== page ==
Yitro can be translated as “his abundance” or “his remaining.” The portion opens with Yitro hearing of the great Exodus and the Israelite G-d emanating acts of wonder. Aware that Moshe and the people have crossed the sea and ‘remain’ at Sinai, he takes it upon himself to bring Tziporah, Gershom, and Eliezer, Moshe’s family, to Sinai. They should not ‘remain’ in Midian any longer; they should be reunited with Moshe and the people. He then expresses his sense of ‘abundance,’ joy, gratitude, and blessing for G-d’s greatness, with multiple sacrificial offerings. Following these important acts, he turns to Moshe, after watching him perform his duties as leader and is moved with an empathic response. He gives Moshe the following advice, “The thing that you do is not good, you will surely become worn out—you as well as this people…you will not be able to do it alone.” He suggests that Moshe handle major issues and assign “Anshe Chayil,” men of valor, (sound familiar, Proverbs 31, Aishet Chayil, A Woman of Valor) to take on supportive roles. The root ‘chool,’ means to be ‘strong, firm, durable, have integrity and virtue;’ in other words, a people of ‘valor.’ “Appoint men of accomplishment, G-d fearing men of truth who despise money” to judge, in smaller groups, minor disputes so they can share the work. In other words, create an effective government (democracy in its infancy) to support Moshe’s work as leader. Yitro teaches us all to delegate and be very discerning about whom one chooses to share the workload. We are also reminded in Proverbs 9 and Psalm 111 that, “The beginning of wisdom is the awe of Adonai,” “T’chilat Chochmah Yirat Adonai.” Yitro comes to Sinai with awe of G-d and he leaves sharing wisdom for all.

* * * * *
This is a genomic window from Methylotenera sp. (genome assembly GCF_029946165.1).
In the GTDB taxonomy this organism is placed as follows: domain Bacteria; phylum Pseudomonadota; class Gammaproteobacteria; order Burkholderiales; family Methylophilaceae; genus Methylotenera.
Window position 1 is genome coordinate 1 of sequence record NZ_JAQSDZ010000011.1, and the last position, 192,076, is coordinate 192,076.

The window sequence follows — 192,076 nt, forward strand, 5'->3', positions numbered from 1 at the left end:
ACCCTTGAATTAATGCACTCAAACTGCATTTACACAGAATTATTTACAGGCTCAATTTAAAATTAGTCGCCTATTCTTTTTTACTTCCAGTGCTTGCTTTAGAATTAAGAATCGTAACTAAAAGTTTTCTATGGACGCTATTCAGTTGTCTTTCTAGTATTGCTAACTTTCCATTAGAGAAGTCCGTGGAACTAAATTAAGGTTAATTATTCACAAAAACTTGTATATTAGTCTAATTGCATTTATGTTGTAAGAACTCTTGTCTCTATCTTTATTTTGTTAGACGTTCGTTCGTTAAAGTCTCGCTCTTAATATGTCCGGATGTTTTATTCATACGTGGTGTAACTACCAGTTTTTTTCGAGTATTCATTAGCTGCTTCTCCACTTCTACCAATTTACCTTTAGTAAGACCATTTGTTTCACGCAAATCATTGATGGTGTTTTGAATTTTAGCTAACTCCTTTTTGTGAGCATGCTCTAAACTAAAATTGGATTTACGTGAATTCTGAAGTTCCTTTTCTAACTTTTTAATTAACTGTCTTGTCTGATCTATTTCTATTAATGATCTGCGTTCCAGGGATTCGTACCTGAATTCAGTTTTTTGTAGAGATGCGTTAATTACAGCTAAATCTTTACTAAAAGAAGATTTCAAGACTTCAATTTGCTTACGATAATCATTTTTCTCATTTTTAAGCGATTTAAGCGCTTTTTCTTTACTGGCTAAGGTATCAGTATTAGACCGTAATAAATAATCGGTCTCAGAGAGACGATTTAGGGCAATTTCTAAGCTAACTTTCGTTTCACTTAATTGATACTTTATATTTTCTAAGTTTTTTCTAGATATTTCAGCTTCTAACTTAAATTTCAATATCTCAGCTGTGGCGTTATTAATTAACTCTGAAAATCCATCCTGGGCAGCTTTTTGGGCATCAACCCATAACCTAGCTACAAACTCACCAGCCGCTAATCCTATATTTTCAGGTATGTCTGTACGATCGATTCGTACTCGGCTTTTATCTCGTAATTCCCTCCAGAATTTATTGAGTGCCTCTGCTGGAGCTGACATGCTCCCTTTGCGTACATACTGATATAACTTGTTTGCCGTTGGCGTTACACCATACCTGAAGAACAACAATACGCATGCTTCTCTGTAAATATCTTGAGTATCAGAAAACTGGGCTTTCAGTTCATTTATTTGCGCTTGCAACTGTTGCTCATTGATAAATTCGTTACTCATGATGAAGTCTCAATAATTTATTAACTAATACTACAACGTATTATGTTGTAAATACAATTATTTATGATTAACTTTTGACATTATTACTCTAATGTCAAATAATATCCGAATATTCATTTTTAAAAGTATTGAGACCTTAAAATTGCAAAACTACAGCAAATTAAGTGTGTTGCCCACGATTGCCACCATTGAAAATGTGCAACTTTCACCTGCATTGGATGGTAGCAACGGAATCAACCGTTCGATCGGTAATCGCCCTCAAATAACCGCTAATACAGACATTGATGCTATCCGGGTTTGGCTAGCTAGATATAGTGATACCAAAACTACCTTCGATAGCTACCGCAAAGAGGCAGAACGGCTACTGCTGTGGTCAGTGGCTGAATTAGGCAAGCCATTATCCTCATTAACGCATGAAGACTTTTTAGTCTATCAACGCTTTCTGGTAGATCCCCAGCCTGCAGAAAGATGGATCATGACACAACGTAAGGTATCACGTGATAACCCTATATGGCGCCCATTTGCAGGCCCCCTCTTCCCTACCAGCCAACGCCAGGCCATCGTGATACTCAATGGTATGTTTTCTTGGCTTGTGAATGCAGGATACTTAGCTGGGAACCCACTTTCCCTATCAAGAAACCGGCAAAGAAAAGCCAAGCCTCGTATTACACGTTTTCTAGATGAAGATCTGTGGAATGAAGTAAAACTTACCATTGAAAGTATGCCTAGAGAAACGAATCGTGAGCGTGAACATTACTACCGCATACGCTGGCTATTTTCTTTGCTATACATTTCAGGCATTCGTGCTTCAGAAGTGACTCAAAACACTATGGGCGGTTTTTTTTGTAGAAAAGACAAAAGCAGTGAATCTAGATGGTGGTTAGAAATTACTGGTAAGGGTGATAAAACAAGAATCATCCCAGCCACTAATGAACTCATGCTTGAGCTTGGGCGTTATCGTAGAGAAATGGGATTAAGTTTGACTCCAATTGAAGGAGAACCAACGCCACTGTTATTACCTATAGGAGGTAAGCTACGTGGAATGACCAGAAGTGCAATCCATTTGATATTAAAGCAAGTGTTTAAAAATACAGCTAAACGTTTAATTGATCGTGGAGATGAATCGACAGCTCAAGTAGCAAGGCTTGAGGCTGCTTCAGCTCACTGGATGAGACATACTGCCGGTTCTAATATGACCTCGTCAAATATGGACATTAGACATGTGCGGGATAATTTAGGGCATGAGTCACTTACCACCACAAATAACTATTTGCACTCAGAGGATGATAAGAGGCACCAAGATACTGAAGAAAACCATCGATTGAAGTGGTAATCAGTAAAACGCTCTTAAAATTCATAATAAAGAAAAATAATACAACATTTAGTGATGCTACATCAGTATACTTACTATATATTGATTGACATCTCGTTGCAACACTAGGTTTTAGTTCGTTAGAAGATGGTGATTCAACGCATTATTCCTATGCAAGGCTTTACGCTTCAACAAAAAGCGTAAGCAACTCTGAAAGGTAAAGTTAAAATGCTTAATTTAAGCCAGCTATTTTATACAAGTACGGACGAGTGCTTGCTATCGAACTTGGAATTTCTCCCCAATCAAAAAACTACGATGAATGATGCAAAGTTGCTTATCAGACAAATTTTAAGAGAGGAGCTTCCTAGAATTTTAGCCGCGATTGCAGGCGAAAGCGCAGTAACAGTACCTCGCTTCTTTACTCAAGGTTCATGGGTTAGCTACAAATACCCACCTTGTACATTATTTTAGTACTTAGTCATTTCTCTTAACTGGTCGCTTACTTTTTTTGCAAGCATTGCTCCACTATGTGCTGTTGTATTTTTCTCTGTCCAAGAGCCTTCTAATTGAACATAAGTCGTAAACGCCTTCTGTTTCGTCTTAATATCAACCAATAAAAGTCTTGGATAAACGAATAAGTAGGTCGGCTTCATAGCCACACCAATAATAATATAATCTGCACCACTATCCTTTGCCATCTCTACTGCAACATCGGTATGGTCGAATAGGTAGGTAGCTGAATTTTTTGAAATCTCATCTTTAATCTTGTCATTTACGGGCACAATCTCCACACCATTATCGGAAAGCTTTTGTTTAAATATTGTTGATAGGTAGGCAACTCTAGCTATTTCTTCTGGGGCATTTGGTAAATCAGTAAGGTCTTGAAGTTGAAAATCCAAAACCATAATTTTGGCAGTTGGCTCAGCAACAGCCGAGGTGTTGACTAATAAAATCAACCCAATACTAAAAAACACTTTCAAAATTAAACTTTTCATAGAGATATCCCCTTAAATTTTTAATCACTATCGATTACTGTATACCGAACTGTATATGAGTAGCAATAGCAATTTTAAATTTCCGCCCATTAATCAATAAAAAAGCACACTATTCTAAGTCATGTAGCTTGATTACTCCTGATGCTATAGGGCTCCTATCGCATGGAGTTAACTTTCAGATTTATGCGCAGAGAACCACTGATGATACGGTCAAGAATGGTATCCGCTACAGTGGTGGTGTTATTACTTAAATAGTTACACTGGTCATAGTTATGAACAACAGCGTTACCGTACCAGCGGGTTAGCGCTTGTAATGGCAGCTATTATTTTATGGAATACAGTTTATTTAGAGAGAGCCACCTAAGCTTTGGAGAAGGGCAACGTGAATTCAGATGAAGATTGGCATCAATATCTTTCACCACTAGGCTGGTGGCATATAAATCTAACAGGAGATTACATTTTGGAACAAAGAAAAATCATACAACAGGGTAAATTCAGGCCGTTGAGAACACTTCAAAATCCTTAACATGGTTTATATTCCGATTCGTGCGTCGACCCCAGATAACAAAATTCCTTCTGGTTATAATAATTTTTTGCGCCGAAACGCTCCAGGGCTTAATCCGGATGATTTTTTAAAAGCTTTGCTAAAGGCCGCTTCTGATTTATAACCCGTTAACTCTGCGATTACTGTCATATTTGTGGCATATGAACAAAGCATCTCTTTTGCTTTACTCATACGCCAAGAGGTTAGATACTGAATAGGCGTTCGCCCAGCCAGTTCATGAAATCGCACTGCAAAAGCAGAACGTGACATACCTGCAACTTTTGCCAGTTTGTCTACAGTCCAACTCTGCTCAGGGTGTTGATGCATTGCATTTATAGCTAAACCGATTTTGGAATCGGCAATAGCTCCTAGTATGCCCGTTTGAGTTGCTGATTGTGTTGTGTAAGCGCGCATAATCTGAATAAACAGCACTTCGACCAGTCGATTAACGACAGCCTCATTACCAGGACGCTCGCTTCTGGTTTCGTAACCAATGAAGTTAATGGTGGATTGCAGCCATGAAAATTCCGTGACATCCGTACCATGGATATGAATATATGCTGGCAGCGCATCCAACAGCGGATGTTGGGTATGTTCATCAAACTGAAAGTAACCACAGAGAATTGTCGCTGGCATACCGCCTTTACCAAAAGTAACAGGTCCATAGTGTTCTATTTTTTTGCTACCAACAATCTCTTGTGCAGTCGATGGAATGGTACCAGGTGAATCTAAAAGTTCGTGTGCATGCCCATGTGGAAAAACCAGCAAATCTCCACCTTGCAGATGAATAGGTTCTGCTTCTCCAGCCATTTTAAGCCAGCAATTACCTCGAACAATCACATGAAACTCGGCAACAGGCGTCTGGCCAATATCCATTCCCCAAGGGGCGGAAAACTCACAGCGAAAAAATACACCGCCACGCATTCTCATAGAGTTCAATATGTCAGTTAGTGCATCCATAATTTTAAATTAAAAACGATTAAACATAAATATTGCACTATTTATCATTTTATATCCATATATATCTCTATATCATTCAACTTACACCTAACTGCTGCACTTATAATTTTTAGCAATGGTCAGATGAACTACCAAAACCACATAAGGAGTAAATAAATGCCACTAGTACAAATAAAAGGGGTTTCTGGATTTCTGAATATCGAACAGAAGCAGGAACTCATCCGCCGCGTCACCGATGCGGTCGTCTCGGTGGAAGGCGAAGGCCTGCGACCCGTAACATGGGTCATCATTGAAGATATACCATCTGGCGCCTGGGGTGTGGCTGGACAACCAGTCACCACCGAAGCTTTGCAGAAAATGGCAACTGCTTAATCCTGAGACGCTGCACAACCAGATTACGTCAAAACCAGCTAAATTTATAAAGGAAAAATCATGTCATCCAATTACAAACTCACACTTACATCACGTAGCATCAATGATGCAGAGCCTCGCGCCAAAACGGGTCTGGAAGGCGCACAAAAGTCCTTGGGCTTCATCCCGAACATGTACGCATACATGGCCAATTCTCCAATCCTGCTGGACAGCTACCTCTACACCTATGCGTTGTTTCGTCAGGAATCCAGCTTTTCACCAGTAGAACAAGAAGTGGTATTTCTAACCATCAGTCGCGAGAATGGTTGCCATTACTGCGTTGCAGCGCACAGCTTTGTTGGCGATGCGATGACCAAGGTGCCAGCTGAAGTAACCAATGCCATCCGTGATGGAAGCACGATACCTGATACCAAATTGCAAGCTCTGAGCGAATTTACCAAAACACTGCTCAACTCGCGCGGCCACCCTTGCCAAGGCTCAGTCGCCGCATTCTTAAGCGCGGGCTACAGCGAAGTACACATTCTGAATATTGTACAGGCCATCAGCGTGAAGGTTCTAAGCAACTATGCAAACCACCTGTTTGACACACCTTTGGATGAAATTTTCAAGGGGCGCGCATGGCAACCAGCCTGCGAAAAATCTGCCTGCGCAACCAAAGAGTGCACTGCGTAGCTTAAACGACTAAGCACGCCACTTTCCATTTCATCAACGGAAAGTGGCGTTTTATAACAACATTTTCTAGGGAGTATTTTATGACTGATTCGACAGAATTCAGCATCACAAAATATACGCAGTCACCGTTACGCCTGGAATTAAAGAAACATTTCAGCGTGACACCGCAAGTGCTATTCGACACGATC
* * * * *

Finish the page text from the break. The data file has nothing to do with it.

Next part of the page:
Chapter 18 has a universal theme. It is more than appropriate for a non-Israelite, with such wisdom, to be acknowledged and honored in our Torah. His teaching applies to every person in a leadership role—no matter what faith, color, or gender. Whether running a family, an institution, a company, a city, a state, or even a country, the Torah teaches the importance of finding skilled people with elevated values to share the work of a leader. I can think of one person, the leader of this country and the free world, who could benefit from such wisdom. Perhaps his orthodox ‘son-in-law,’ who has such an important portfolio in this administration, could teach him some Torah.
“The Flood We Need”
It is Thursday, September 27, and I am riveted by the Senate hearing testimonies of Dr. Ford and Mr. Kavanaugh. More remarkable are the senators, divided by their political motivations – one side requesting a deeper investigation, the other satisfied that their candidate had demonstrated all they needed to know. Having been violated 3 times in sexual assault I resonated with the insidious life-long impact on Dr. Ford and appalled by the un-judicial manner of her alleged assailant. In my emotional and moral outrage I must write my d’rash. OK, after a good nights sleep I will tackle the portion.